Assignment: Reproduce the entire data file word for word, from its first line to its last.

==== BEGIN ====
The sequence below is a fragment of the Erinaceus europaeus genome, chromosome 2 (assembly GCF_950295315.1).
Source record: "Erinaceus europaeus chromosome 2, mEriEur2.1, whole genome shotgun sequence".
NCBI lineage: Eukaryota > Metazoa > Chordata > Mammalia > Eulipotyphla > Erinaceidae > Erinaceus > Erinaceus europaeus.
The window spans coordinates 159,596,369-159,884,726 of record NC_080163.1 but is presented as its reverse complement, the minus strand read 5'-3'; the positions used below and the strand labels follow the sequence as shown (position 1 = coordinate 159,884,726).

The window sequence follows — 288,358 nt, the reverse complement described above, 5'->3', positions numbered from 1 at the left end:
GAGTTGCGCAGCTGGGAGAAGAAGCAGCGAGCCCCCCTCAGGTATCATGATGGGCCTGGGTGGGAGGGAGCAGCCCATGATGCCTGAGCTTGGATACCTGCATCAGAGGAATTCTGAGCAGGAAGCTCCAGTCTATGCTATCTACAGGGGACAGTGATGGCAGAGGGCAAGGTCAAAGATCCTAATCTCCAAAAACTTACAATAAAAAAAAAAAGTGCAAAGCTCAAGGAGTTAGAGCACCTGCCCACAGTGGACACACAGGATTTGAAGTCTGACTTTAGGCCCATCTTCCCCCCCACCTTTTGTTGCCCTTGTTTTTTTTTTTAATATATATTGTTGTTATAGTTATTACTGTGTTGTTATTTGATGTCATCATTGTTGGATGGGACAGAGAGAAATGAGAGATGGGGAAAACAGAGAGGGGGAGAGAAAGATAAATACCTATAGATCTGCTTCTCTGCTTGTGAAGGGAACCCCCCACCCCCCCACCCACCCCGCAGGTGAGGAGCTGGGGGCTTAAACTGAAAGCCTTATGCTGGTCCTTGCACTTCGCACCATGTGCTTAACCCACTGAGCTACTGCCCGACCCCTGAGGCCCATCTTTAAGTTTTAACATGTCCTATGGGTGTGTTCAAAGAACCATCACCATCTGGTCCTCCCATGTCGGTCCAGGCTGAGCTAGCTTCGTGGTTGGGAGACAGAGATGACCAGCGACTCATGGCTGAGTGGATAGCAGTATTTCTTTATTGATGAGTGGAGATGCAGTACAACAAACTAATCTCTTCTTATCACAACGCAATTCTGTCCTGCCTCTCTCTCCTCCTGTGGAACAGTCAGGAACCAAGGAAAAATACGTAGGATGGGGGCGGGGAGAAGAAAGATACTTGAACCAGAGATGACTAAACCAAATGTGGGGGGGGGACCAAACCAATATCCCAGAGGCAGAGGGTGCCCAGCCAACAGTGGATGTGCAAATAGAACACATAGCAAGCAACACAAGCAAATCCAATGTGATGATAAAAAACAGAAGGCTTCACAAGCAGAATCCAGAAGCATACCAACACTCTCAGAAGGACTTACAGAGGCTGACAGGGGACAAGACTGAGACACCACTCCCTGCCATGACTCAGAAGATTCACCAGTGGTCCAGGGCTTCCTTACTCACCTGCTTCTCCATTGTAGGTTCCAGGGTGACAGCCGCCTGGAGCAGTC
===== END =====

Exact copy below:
The sequence below is a fragment of the Erinaceus europaeus genome, chromosome 2 (assembly GCF_950295315.1).
Source record: "Erinaceus europaeus chromosome 2, mEriEur2.1, whole genome shotgun sequence".
NCBI lineage: Eukaryota > Metazoa > Chordata > Mammalia > Eulipotyphla > Erinaceidae > Erinaceus > Erinaceus europaeus.
The window spans coordinates 159,596,369-159,884,726 of record NC_080163.1 but is presented as its reverse complement, the minus strand read 5'-3'; the positions used below and the strand labels follow the sequence as shown (position 1 = coordinate 159,884,726).

The window sequence follows — 288,358 nt, the reverse complement described above, 5'->3', positions numbered from 1 at the left end:
GAGTTGCGCAGCTGGGAGAAGAAGCAGCGAGCCCCCCTCAGGTATCATGATGGGCCTGGGTGGGAGGGAGCAGCCCATGATGCCTGAGCTTGGATACCTGCATCAGAGGAATTCTGAGCAGGAAGCTCCAGTCTATGCTATCTACAGGGGACAGTGATGGCAGAGGGCAAGGTCAAAGATCCTAATCTCCAAAAACTTACAATAAAAAAAAAAAGTGCAAAGCTCAAGGAGTTAGAGCACCTGCCCACAGTGGACACACAGGATTTGAAGTCTGACTTTAGGCCCATCTTCCCCCCCACCTTTTGTTGCCCTTGTTTTTTTTTTTAATATATATTGTTGTTATAGTTATTACTGTGTTGTTATTTGATGTCATCATTGTTGGATGGGACAGAGAGAAATGAGAGATGGGGAAAACAGAGAGGGGGAGAGAAAGATAAATACCTATAGATCTGCTTCTCTGCTTGTGAAGGGAACCCCCCACCCCCCCACCCACCCCGCAGGTGAGGAGCTGGGGGCTTAAACTGAAAGCCTTATGCTGGTCCTTGCACTTCGCACCATGTGCTTAACCCACTGAGCTACTGCCCGACCCCTGAGGCCCATCTTTAAGTTTTAACATGTCCTATGGGTGTGTTCAAAGAACCATCACCATCTGGTCCTCCCATGTCGGTCCAGGCTGAGCTAGCTTCGTGGTTGGGAGACAGAGATGACCAGCGACTCATGGCTGAGTGGATAGCAGTATTTCTTTATTGATGAGTGGAGATGCAGTACAACAAACTAATCTCTTCTTATCACAACGCAATTCTGTCCTGCCTCTCTCTCCTCCTGTGGAACAGTCAGGAACCAAGGAAAAATACGTAGGATGGGGGCGGGGAGAAGAAAGATACTTGAACCAGAGATGACTAAACCAAATGTGGGGGGGGGACCAAACCAATATCCCAGAGGCAGAGGGTGCCCAGCCAACAGTGGATGTGCAAATAGAACACATAGCAAGCAACACAAGCAAATCCAATGTGATGATAAAAAACAGAAGGCTTCACAAGCAGAATCCAGAAGCATACCAACACTCTCAGAAGGACTTACAGAGGCTGACAGGGGACAAGACTGAGACACCACTCCCTGCCATGACTCAGAAGATTCACCAGTGGTCCAGGGCTTCCTTACTCACCTGCTTCTCCATTGTAGGTTCCAGGGTGACAGCCGCCTGGAGCAGTC